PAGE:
Pack Animal Magazine

Berserk Llama Stew

by Alexa Metrick, Editor (Fall 2013)
(ed. note: this article was read and reviewed by Dr. LaRue Johnson DVM, PHD, who did pioneering work on ABS and coined the term)

As a kid, while at one of the Pack Festivals that kicked off a season of llama packing, I ate Berserk Llama Stew. It was one of many delicious dishes in that particular year’s Camp Cook Contest, a cherished and highly competitive event that celebrates one of the best parts about packing with llamas: the food. (How many backpackers are willing to haul Dutch ovens to camp?)

This is a sore subject among llama and alpaca owners, but people need to be aware of the issue. Actually, all three topics (berserk llamas, Camp Cook Contest winners, and eating llama meat) are sore subjects to a variety of people, but in this post I’m going to focus on the berserk llamas.

A quick YouTube search will give endless examples of llamas or alpacas that exhibit threatening or dangerous behavior toward humans, including screaming, spitting, charging, biting, butting and ramming. These animals can be very dangerous, and their actions can cause injury.

This bad behavior has been called Berserk Male Syndrome (which was how that stew got its name), as if a hereditary switch was flipped in a seemingly normal animal and his hormones drove him insane. This is simply not true. The animal’s actions are a result of poor handling when young, combined with the onset of adulthood. By calling it “Berserk Male Syndrome,” we are transferring the responsibility of the behavior from the owner to the llama. The truth is, improper human handling creates these dangerous animals. I don’t imagine anyone ever intends for this to happen, but that doesn’t make it any less their responsibility.

Llamas are herd animals, and their self-preservation instincts are still very much intact. In addition, llamas are territorial and, just like any other wild animal, will fight to defend that territory from intruders. This goes for females as well as males, by the way.

Territorial aggression is perfectly healthy and normal (this is why the llama is an ideal guard animal for sheep, goats and even alpacas). But when a llama fails to distinguish a human entering its territory from any other animal entering, problems start to occur. The Syndrome may start with endearing behavior: the young llama might nuzzle or cuddle with people (especially if being bottle-fed), follow people around the paddock humming, or run to greet a person, often with its tail flipped up onto its rump (a normal sign of submission within the herd). The little one might seem friendly and sweet and show no fear of humans. But this only means that it doesn’t recognize that there is a difference between llamas and humans.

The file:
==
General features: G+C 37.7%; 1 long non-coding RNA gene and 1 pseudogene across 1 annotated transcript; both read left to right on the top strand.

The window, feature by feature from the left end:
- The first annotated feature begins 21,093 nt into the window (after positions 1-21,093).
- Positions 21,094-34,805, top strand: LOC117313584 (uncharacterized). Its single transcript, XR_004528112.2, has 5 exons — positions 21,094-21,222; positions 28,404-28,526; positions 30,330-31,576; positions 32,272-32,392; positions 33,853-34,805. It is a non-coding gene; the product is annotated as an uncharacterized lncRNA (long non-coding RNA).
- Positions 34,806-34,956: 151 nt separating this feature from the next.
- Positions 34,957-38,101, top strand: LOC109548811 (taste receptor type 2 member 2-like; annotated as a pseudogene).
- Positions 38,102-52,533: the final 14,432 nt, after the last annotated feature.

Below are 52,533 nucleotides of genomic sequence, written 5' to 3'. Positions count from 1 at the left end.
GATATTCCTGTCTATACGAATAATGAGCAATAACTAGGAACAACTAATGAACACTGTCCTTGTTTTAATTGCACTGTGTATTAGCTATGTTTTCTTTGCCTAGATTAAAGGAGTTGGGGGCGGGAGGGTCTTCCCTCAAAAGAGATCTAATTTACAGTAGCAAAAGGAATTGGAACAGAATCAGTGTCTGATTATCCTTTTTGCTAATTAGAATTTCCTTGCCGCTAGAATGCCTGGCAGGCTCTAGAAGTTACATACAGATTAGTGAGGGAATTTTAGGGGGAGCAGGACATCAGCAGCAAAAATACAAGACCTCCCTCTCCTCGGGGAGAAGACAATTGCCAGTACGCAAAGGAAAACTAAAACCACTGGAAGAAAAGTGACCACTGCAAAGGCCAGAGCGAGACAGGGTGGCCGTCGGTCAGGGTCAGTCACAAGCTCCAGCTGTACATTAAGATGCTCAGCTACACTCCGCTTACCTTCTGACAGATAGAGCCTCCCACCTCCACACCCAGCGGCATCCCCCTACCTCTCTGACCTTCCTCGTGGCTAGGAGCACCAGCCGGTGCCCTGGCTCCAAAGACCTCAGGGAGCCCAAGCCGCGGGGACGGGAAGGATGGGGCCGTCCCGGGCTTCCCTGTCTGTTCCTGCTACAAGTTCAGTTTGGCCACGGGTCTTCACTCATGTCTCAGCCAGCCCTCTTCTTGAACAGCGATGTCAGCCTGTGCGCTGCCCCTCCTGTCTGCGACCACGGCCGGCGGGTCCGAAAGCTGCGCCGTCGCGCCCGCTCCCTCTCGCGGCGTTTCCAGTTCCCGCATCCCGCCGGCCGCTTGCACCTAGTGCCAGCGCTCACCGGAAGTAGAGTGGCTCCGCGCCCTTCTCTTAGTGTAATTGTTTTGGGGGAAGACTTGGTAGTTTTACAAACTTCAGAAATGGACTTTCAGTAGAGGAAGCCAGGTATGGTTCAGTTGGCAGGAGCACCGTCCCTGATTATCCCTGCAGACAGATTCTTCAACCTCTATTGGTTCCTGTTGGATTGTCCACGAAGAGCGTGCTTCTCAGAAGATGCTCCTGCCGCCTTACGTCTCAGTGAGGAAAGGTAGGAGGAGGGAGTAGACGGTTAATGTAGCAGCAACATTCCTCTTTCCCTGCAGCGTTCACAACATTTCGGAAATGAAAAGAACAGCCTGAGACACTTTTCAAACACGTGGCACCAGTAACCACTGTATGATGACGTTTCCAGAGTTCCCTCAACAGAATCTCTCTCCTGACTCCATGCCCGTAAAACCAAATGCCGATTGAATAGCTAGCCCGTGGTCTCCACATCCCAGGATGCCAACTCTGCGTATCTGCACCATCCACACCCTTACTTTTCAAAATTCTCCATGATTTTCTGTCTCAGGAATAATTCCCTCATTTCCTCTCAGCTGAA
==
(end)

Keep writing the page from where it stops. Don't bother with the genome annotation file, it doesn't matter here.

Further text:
As this animal gets older and the hormones of puberty set in, the signs that something is wrong will become less and less endearing and more and more dangerous. It may start with what seems to be an innocent “bump,” where the llama casually brushes against or past a person. If this behavior is allowed and the llama is not reprimanded, the llama assumes that it is the dominant animal in the relationship and will continue to act as such. A halter-trained animal that refuses to be haltered (by raising its head out of the handler’s reach) or refuses to move out of the way of the handler (or deliberately blocks the way) and shows aggressive behavior (ears lowered, nose and head up in the air) is asserting its dominance over its owner. A llama running up to a fence to meet a person on the other side may seem like a greeting but is actually an attack thwarted by the fence.

This behavior is called misdirected territorial aggression, and it will turn even nastier (to become Aberrant Behavior Syndrome, or ABS) if it is not dealt with immediately. Many folks believe that, depending on the severity of the behavior, the llama can be re-trained and end up leading, if not a productive life, then a non-violent life. Early castration in males will likely help, but once the Syndrome has started, these animals can never be fully trusted. Even if a given handler manages to hold the upper hand, all other humans are still considered fair game by an animal with ABS. (Understand that females can also be adversely affected, but become more obnoxious than dangerous toward humans.) Sadly, not much can be done with an animal with aggressive ABS except to start preparing the marinade.